While much of modern lace is loomed by machine, until the mid-nineteenth century, the art of lacemaking was a painstaking and time-consuming craft produced predominantly by women. Despite being a product of a domestic pastime, lace ruled both fashion and international markets for centuries. Flourishing trade and boosting economies, lace was highly sought after by monarchs, clergy, and the working class. Through the study of its inception, tools, and techniques, this article presents a brief history of lace and its unknown makers.
As our access to open air and meeting in public places returns, we can look to these artists to remind us what summer is for after the trying year of 2020.
The story of the Last Supper is a pivotal one in the Bible and Christians view it as the basis for the Holy Communion rite. Leonardo da Vinci’s fresco adorns a wall of the refectory at Santa Maria delle Grazie, in Milan. Despite immense damage sustained over the years, the work attracts hundreds of thousands of viewers each year.
The Chavín are perhaps best known for their peculiar artistic style and iconography—one that depicts amalgamations of humans, plants, and animals in tortuous and stylized forms that act as both a puzzle for the viewer and a detailed map of the cosmological and spiritual ideologies of the Chavín.
Gentileschi’s Judith stands out because it shows the act of a woman forcefully decapitating a man. One could argue that any depiction of this tale is inherently violent. And yet, many believe Gentileschi’s deliberate inclusion of female brutality sends a feminist message that is absent from other iterations.
Monet was a master painter whose works are synonymous with the Impressionist movement he helped found. An avid experimenter, he was known for painting the same subjects over and over, drawing inspiration from the unique qualities of color and light he observed each time he sat down to paint.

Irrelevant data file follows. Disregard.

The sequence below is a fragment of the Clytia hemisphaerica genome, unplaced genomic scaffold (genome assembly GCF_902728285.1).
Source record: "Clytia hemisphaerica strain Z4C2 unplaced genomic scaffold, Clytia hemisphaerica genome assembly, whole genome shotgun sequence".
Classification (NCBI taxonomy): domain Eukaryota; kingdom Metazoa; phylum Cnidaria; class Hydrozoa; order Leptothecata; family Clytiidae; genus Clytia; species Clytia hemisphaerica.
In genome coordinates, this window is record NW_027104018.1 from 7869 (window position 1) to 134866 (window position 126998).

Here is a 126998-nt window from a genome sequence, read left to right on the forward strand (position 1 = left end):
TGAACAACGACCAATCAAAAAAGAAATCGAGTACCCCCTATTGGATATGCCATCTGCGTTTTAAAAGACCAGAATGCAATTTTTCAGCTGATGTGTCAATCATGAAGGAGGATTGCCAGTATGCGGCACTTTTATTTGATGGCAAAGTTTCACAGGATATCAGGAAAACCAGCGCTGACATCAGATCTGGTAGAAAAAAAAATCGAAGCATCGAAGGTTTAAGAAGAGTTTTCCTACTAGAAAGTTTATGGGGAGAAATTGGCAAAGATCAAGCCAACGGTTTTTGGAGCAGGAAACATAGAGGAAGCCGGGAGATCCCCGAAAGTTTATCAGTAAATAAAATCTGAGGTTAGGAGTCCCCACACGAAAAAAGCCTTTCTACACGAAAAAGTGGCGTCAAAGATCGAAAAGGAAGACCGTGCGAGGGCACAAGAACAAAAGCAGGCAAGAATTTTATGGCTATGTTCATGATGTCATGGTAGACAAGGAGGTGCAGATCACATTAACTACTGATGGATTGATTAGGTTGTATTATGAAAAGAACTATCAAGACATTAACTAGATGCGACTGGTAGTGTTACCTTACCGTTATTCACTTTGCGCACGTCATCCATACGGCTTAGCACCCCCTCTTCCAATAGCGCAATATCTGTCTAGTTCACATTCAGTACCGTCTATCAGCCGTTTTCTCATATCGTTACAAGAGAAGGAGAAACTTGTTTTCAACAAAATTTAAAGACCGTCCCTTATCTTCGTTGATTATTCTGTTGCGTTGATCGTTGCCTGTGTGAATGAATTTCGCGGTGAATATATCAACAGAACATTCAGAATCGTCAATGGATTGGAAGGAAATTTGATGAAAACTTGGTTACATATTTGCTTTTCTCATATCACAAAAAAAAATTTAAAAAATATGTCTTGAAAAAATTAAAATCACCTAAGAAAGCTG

Copying within the context of the art world has evolved over the centuries. What was once understood as a vital tool for study and learning is now often perceived, especially by laymen, as a kind of cheating. Even so, copying sometimes is ethically questionable.
Regardless of gender, ethnicity, creed, or political ideology, one thing for certain is we are going to die. Death is the inevitable fate in the plight of man and the great equalizer to all. Consequently, themes of death are richly scattered throughout the art-historical timeline.
Dadaism or Dada is an art movement of the early twentieth century characterized by irreverence, subversion, and nonsense. Dada art, performance, and poetry emerged in Zurich as a reaction to the horror and misfortune of World War I.
These eight artists bent the rules when branding themselves. Although they worked across two centuries, all chose to adopt their mother’s family names instead of abiding by the traditional patriarchy, and—quite often—made the change at a point when they were making breakthroughs in the studio.